BEIJING (Reuters) - China’s foreign minister on Sunday defended his government’s controversial policy of reclamation on disputed isles in the South China Sea which has sparked regional concern, and said Beijing was not seeking to overturn the international order.
Last year, Chinese President Xi Jinping tried to set Southeast Asian minds at ease over the country’s ambitions, but Beijing’s reclamation work in the Spratlys underscores its drive to push claims in the South China Sea and reassert its rights.
China claims about 90 percent of the South China Sea, displaying its reach on official maps with a so-called nine-dash line that stretches deep into the maritime heart of Southeast Asia.
Vietnam, the Philippines, Malaysia, Brunei and Taiwan also have claims to parts of the potentially energy-rich waters that are crossed by key global shipping lanes.
China has already undertaken reclamation work on six other reefs it occupies in the Spratlys, expanding land mass five-fold, aerial surveillance photos show. Images seen by Reuters last year appeared to show an airstrip and sea ports.
The work on the islands has become possibly the most visible sign of Xi’s more muscular form of diplomacy, even as he promises more than $120 billion in funds for Africa, Southeast Asia and Central Asia.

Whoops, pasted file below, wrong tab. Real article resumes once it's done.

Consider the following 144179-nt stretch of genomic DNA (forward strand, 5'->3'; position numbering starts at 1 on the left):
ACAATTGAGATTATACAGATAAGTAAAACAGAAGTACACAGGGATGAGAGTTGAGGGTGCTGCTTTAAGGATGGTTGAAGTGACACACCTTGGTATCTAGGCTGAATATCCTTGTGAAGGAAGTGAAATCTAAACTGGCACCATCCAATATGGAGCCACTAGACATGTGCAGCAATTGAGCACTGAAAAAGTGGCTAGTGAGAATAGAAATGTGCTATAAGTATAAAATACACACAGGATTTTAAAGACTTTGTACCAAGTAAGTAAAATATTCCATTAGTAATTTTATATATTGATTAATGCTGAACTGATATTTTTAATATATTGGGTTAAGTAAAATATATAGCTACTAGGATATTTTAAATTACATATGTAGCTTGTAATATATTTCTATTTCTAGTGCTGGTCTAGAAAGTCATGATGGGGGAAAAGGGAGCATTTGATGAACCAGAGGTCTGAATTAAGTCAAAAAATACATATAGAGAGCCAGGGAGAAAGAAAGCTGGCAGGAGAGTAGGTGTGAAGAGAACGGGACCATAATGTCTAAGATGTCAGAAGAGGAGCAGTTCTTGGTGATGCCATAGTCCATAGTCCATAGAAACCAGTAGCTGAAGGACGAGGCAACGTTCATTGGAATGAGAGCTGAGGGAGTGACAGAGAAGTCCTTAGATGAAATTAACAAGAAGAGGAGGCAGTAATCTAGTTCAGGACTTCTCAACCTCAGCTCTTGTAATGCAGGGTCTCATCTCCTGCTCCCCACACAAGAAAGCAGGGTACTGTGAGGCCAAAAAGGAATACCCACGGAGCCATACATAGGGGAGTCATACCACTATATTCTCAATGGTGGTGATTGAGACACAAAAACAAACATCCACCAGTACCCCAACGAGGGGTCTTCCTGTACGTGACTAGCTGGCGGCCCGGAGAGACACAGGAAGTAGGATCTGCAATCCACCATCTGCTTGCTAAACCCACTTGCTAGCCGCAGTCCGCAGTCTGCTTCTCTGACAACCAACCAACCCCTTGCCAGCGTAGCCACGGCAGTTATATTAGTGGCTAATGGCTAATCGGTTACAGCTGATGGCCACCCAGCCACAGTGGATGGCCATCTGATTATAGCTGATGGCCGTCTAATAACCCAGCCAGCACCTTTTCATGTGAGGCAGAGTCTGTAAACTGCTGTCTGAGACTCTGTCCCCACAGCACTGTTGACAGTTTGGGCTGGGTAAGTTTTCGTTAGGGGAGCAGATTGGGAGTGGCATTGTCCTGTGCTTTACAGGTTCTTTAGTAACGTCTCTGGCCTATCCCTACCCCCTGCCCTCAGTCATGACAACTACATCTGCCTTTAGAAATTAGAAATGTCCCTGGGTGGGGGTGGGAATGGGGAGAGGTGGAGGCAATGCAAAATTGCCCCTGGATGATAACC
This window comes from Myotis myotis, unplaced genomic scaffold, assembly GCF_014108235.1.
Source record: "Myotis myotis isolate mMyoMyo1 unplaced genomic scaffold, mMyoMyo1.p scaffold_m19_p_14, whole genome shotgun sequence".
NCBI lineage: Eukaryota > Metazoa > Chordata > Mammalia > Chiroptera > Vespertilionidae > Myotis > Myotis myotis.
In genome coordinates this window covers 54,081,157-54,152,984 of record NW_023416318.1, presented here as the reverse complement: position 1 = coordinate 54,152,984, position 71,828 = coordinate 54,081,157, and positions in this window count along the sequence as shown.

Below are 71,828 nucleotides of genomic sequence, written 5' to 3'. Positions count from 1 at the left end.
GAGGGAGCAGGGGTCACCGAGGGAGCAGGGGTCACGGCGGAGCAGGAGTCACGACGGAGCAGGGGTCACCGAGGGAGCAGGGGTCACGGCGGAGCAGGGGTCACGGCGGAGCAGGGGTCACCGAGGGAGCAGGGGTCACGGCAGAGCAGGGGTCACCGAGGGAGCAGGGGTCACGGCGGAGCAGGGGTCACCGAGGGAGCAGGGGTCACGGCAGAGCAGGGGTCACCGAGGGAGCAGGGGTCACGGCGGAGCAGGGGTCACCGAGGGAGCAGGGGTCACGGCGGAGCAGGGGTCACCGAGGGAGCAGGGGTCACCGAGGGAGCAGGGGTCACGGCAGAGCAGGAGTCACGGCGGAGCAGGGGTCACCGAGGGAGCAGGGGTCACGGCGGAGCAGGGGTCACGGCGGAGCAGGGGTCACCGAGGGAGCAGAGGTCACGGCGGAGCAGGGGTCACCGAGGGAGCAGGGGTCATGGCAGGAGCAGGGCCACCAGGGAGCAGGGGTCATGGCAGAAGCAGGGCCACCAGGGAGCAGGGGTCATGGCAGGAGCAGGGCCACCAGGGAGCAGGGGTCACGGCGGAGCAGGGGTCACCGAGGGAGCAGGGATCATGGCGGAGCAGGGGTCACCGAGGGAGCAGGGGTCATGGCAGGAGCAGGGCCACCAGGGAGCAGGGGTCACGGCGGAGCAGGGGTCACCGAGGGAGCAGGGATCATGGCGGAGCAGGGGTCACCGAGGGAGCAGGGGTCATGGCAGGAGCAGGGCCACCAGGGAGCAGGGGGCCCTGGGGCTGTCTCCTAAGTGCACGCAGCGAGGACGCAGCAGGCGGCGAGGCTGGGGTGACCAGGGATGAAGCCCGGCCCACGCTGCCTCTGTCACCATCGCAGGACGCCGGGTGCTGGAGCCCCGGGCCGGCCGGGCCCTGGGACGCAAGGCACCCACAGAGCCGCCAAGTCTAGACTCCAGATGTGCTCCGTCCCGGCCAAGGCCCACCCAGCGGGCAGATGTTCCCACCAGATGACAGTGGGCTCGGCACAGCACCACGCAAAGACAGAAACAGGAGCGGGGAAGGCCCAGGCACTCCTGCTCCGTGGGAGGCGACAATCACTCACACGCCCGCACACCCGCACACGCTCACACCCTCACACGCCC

Speaking at his annual news conference on the sidelines of the on-going meeting of parliament, Chinese Foreign Minister Wang Yi said China was undertaking “necessary” construction that was not aimed at any third party.
“We are not like some countries which have carried out ‘illegal building’ in other people’s home, and we won’t accept unwarranted remarks about work on our own home,” he said, in apparent criticism of building by some other claimant states.
China’s hardline stance has stoked fears in Washington, Tokyo and some Southeast Asian capitals that Beijing is increasingly trying to play by its own rules and ignore international norms, as Xi seeks a global position commensurate with China’s new economic power.
Wang said he believed that the current system needed to be updated rather than overturned, to give more say to developing countries, comparing the international order and system built around the United Nations to a big boat.
“Today we are in this boat, together with more than 190 other countries. So of course we don’t want to upset the boat, rather we want to work with other passengers to make sure this boat will sail forward steadily and in the right direction.”
Writing by Ben Blanchard; Editing by Jeremy Laurence